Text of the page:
Cilla Black had an army of fans in the early 1960s – but it’s fair to say American singer Dionne Warwick wasn’t one of them.

She was less than happy about a new wave of British female artists – Black, Dusty Springfield and Sandie Shaw among them – recording her songs.

What annoyed her most was Black topping the UK charts in February 1964 with her version of Anyone Who Had a Heart, written by Hal David and Burt Bacharach.

Mike Pender, John McNally, Chris Curtis and Frank Allen of the Searchers, November 1964

Mike Pender, John McNally, Chris Curtis and Frank Allen of the Searchers, November 1964

Warwick had released the single in November 1963 and it was still being marketed internationally on her behalf. It reached the Top Ten in a number of countries, but was eclipsed by Black’s version.

Anyone Who Had a Heart saw Black stay at Number One in Britain for three weeks and became the fourth best-selling single of 1964 with sales of 950,000 copies.

Warwick felt insulted that UK record executives wanted her songs recorded by other artists – and even made the point to Black herself. The two singers met while Warwick was on tour in Britain.

Alfie star Michael Caine with, from left, Julia Foster, Eleanor Bron and Cilla Black, March 1966

Alfie star Michael Caine with, from left, Julia Foster, Eleanor Bron and Cilla Black, March 1966

We may have a picture of the very occasion, or at least close to it, dating from May 25th 1964. Black is standing arms folded in a polka-dot dress while Warwick casually holds a cigarette and looks straight into the Liverpool singer’s eyes.

Warwick later recalled she told Black that You’re My World would be her next single in the States. We don’t know how Black reacted.

Warwick also reckoned that if she’d sneezed on her next record, Black would have sneezed on her version too – such was her lack of imagination!

Billy J. Kramer and the Dakotas at the Ready Steady Go Mod Ball, April 1964

Billy J. Kramer and the Dakotas at the Ready Steady Go Mod Ball, April 1964

Whatever passed between the two artists, it had little effect on their careers. Warwick went on to become one of most prolific hit-makers of all time with 56 of her singles making the US Hot 100 from 1962 to 1998.

Black hit the big time too with 11 Top Ten hits in the UK singles chart from 1963 to 1971 – and eight further songs in the Top 40.

The paths of Warwick and Black crossed again in 1966 when Burt Bacharach suggested his song Alfie, the theme tune to the Michael Caine movie, should be sung by Warwick.

Song-writer Burt Bacharach with Cilla Black, February 1966

Song-writer Burt Bacharach with Cilla Black, February 1966

Film-makers Paramount felt Alfie should be recorded by a British singer as the film was set in London and recommended Sandie Shaw. When Shaw declined, Black stepped in!

Warwick had the last laugh though. She actually did record the Black hit You’re My World in 1968 on the album Dionne Warwick in Valley of the Dolls.

Cilla Black wasn’t the only Merseyside artist to produce famous cover versions in the 1960s. The Searchers, Billy J. Kramer and the Dakotas, the Swinging Blue Jeans and even the Beatles got in on the act.

The Beatles filming pop programme Thank Your Lucky Stars, December 1963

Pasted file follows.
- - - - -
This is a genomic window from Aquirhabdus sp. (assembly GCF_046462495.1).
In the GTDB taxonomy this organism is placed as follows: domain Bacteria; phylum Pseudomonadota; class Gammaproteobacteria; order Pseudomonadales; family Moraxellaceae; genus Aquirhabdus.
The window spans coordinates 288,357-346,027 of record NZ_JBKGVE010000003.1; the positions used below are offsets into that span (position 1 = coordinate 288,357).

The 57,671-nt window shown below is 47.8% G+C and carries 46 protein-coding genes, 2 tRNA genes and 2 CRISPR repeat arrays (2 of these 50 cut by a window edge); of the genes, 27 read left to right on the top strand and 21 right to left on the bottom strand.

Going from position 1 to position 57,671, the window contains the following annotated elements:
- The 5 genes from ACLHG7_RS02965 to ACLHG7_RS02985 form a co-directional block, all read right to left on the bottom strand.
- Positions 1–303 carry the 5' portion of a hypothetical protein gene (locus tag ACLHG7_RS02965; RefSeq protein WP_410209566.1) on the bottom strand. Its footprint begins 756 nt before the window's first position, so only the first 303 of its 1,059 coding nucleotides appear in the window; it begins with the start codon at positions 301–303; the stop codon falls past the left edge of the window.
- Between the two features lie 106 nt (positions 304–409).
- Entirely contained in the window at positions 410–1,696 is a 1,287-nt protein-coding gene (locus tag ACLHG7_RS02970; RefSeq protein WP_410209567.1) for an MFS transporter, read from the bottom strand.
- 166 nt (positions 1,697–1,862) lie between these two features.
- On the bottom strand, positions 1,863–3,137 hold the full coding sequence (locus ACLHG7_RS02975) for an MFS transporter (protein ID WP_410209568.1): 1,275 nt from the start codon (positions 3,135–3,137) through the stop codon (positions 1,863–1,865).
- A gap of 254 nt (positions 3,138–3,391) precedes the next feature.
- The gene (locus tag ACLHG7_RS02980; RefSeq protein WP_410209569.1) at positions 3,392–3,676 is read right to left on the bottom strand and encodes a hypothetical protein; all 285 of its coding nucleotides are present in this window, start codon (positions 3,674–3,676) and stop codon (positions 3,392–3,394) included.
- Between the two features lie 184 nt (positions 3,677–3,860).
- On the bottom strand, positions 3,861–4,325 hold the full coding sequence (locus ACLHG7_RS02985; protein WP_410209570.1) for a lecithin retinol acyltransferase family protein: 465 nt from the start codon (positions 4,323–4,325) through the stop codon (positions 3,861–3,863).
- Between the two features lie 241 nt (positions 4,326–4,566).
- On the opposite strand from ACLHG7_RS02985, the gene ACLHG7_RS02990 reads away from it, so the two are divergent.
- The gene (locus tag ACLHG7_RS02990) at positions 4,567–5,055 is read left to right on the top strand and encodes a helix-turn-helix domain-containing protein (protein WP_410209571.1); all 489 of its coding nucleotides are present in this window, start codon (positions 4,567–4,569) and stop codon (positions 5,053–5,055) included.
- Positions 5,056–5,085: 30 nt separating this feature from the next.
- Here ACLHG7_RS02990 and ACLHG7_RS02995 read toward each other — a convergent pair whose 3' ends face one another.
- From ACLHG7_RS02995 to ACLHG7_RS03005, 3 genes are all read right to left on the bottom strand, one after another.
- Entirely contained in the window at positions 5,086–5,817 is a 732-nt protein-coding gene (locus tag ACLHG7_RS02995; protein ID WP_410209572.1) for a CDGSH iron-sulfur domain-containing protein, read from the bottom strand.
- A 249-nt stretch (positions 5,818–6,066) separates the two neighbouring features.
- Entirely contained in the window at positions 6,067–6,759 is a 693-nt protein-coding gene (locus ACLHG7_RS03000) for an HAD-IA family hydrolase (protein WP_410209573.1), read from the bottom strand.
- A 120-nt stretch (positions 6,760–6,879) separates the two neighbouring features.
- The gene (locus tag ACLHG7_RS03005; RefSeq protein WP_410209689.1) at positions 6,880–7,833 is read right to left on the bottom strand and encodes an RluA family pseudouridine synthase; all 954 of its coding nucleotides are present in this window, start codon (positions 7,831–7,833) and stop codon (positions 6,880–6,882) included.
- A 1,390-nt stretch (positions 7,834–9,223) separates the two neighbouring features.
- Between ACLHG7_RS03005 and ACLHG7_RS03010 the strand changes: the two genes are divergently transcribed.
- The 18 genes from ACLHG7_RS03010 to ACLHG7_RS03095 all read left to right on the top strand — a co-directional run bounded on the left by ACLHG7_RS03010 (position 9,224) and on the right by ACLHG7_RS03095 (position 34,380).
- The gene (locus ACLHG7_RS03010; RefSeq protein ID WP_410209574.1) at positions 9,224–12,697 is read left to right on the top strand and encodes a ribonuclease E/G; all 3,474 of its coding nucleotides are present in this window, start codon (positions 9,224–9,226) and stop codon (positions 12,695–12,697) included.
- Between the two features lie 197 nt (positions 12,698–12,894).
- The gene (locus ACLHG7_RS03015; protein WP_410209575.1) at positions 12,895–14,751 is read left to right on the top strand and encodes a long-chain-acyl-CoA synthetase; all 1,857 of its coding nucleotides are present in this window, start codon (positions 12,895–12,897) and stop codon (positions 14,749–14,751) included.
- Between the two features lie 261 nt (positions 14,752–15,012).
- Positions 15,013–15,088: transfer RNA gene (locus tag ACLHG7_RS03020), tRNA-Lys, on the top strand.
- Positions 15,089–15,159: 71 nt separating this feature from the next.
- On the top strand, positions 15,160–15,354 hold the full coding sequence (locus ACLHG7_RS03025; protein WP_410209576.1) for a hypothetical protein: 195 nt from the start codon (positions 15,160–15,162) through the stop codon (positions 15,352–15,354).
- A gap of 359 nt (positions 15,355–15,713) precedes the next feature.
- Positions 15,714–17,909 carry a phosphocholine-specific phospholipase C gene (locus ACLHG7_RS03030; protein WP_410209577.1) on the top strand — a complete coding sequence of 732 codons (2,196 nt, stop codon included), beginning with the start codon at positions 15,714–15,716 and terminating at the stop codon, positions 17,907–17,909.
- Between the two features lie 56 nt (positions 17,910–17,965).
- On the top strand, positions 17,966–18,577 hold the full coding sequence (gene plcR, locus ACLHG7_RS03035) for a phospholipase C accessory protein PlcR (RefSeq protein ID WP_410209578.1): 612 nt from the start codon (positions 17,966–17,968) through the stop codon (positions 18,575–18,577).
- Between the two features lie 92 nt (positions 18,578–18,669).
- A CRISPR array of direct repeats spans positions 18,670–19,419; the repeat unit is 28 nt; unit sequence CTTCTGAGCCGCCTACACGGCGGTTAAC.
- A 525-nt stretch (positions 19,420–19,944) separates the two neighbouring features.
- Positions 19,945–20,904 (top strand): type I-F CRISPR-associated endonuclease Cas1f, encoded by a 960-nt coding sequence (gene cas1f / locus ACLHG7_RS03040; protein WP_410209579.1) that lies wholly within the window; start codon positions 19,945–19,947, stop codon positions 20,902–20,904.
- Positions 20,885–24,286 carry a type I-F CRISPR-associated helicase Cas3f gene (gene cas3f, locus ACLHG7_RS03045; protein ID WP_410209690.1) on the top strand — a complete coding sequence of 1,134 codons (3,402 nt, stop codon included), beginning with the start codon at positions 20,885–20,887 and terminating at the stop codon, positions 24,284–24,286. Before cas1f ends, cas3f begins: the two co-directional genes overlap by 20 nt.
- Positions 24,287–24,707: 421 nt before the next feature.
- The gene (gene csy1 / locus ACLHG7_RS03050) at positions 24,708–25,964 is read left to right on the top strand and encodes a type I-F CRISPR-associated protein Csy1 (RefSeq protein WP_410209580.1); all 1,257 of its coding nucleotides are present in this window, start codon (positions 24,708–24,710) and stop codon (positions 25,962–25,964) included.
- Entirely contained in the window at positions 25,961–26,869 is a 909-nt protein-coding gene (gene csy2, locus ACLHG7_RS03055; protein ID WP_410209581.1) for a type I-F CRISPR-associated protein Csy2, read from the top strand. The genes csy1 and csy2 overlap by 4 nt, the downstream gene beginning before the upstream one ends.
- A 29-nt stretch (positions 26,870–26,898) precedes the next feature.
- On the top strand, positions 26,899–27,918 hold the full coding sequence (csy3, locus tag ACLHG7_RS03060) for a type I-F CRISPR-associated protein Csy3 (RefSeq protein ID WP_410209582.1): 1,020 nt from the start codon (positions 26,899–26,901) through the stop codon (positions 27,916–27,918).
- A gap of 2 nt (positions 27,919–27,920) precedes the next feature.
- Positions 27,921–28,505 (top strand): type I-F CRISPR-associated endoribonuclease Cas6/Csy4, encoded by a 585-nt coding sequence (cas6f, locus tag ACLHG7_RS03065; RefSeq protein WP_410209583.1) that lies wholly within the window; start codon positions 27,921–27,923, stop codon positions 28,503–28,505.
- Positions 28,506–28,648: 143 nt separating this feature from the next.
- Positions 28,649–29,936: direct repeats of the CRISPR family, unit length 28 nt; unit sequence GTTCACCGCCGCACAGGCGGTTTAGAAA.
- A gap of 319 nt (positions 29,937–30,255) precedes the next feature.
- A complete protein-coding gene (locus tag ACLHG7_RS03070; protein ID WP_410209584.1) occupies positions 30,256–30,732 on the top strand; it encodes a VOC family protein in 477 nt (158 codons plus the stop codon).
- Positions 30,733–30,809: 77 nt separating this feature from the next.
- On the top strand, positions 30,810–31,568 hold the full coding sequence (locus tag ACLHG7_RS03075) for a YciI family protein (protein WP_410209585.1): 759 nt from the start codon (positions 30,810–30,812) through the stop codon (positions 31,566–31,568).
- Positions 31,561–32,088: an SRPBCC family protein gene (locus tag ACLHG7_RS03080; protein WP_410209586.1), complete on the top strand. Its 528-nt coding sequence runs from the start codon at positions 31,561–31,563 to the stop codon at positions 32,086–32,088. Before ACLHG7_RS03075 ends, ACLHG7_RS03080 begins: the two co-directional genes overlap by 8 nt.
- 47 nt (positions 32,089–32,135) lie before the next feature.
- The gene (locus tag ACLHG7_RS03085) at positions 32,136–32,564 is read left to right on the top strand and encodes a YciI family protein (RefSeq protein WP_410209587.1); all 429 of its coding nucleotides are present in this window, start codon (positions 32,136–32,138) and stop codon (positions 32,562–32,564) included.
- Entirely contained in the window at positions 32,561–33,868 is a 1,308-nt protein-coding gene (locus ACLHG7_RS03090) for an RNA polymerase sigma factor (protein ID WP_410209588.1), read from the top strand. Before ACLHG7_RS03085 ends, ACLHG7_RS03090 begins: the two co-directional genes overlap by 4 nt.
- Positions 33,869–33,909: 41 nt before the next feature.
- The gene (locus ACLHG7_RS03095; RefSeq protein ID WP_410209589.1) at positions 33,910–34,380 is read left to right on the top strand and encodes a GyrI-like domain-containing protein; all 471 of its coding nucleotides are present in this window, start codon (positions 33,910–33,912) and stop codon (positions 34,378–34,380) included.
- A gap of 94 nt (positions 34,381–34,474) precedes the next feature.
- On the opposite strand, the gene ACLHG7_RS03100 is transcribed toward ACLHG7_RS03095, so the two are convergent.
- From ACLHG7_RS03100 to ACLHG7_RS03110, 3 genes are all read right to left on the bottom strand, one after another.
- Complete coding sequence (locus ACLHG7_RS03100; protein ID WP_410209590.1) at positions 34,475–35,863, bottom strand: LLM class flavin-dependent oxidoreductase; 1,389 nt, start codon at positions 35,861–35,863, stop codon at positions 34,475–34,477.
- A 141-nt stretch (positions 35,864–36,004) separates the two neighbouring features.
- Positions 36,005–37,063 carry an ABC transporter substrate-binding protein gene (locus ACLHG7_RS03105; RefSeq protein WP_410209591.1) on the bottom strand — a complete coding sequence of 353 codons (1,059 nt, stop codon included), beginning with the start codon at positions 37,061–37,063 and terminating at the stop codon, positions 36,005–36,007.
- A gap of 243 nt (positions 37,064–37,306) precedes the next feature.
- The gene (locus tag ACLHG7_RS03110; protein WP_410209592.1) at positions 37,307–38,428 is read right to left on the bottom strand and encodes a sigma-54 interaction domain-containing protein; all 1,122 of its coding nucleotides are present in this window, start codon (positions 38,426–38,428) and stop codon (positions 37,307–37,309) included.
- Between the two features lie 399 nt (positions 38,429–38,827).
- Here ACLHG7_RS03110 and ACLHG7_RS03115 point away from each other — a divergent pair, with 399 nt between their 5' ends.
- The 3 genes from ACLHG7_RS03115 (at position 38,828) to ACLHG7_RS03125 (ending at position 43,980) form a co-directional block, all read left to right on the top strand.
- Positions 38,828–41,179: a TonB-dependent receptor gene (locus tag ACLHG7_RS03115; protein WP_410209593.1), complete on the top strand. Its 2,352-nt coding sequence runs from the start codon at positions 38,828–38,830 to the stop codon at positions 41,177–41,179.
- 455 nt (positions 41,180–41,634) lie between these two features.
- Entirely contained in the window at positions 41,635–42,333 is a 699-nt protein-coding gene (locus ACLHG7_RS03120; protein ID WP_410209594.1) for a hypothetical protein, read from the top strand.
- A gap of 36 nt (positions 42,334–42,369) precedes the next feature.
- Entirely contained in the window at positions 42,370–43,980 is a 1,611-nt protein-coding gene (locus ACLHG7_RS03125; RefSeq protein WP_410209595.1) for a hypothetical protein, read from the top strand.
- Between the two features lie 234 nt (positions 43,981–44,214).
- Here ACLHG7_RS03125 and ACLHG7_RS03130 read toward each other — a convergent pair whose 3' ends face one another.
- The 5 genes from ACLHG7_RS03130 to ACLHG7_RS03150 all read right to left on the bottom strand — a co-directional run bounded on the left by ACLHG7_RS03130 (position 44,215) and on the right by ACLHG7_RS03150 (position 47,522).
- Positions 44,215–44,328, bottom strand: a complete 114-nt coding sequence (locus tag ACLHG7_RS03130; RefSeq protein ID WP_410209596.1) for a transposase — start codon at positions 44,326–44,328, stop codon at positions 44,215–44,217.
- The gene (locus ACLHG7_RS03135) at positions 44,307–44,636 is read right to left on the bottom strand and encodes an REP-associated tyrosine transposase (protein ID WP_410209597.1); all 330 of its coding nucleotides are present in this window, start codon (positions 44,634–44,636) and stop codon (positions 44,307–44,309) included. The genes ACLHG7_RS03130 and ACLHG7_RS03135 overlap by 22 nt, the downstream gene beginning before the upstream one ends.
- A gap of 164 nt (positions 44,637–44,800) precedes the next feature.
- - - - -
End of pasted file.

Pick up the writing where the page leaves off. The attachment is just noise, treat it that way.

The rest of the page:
The Beatles filming pop programme Thank Your Lucky Stars, December 1963

One of the Searchers’ biggest hits, Sweets for My Sweet, was originally recorded by American band the Drifters. It went to Number One for the Liverpool group in 1963.

They followed it up with Number One versions of Jackie DeShannon’s Needles and Pins in the same year and Don’t Throw Your Love Away, originally by the Orlons, in 1964.

Bootle-born singer Billy J. Kramer and his backing band the Dakotas enjoyed success in 1965 with their version of the Bacharach song Trains and Boats and Planes.

Chuck Berry tuning up for a UK concert, January 1965

Chuck Berry tuning up for a UK concert, January 1965

It went to No. 12 in the UK charts, but couldn’t compete with the American version recorded by who else but Dionne Warwick!

Merseyside band the Swinging Blue Jeans released their version of Don’t Make Me Over, again by Bacharach and David, in 1966. It peaked at No. 32 in the UK and the group never charted again.

Believe it or not, Don’t Make Me Over was actually Warwick’s debut single in August 1962! She did much better with it, reaching No. 5 in the US R&B singles chart.

Merseybeat band the Swinging Blue Jeans, January 1964

Merseybeat band the Swinging Blue Jeans, January 1964

The biggest hit for the Swinging Blue Jeans was their cover version of the Chan Romero song Hippy Hippy Shake, which went to No. 2 in the UK in December 1963.

Even the Beatles, who wrote songs for Black and Billy J. Kramer, had one cover version which they loved to play – particularly at their concerts.

It was the timeless rock classic Roll Over Beethoven by American legend Chuck Berry. He recorded the single way back on April 16th 1956 in Chicago, Illinois.

Cilla Black meets American singer Dionne Warwick on her UK tour, May 1964

Cilla Black meets American singer Dionne Warwick on her UK tour, May 1964

*Fascinating wartime images of Merseyside feature in Clive Hardy’s latest hardback book, The Home Front – Britain 1939-45.

It’s now on the sale at the special price of £14.99 plus UK postage and packing.

Just go to inostalgia.co.uk/shop to order your book or call the order hotline on 01928 503777.